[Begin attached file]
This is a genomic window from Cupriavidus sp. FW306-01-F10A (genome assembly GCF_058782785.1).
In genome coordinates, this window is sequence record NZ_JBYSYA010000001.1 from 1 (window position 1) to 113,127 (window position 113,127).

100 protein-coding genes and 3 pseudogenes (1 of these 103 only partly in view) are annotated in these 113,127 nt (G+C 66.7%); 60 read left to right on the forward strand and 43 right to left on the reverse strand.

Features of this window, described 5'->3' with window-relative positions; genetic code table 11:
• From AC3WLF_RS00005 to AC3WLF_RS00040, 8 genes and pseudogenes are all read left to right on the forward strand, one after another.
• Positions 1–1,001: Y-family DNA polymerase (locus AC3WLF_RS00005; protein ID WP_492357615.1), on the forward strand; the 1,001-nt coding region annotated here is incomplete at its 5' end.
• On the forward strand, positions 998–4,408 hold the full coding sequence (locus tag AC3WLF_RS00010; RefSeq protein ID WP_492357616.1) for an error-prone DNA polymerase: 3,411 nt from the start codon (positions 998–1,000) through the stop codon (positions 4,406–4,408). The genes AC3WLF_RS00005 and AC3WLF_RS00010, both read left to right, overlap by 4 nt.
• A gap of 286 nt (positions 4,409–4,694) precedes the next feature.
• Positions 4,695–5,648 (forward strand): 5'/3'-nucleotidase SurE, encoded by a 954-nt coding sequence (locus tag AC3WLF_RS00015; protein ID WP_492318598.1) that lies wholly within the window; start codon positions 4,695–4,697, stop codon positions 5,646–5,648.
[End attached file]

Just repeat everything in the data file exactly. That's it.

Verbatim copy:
This is a genomic window from Cupriavidus sp. FW306-01-F10A (genome assembly GCF_058782785.1).
In genome coordinates, this window is sequence record NZ_JBYSYA010000001.1 from 1 (window position 1) to 113,127 (window position 113,127).

100 protein-coding genes and 3 pseudogenes (1 of these 103 only partly in view) are annotated in these 113,127 nt (G+C 66.7%); 60 read left to right on the forward strand and 43 right to left on the reverse strand.

Features of this window, described 5'->3' with window-relative positions; genetic code table 11:
• From AC3WLF_RS00005 to AC3WLF_RS00040, 8 genes and pseudogenes are all read left to right on the forward strand, one after another.
• Positions 1–1,001: Y-family DNA polymerase (locus AC3WLF_RS00005; protein ID WP_492357615.1), on the forward strand; the 1,001-nt coding region annotated here is incomplete at its 5' end.
• On the forward strand, positions 998–4,408 hold the full coding sequence (locus tag AC3WLF_RS00010; RefSeq protein ID WP_492357616.1) for an error-prone DNA polymerase: 3,411 nt from the start codon (positions 998–1,000) through the stop codon (positions 4,406–4,408). The genes AC3WLF_RS00005 and AC3WLF_RS00010, both read left to right, overlap by 4 nt.
• A gap of 286 nt (positions 4,409–4,694) precedes the next feature.
• Positions 4,695–5,648 (forward strand): 5'/3'-nucleotidase SurE, encoded by a 954-nt coding sequence (locus tag AC3WLF_RS00015; protein ID WP_492318598.1) that lies wholly within the window; start codon positions 4,695–4,697, stop codon positions 5,646–5,648.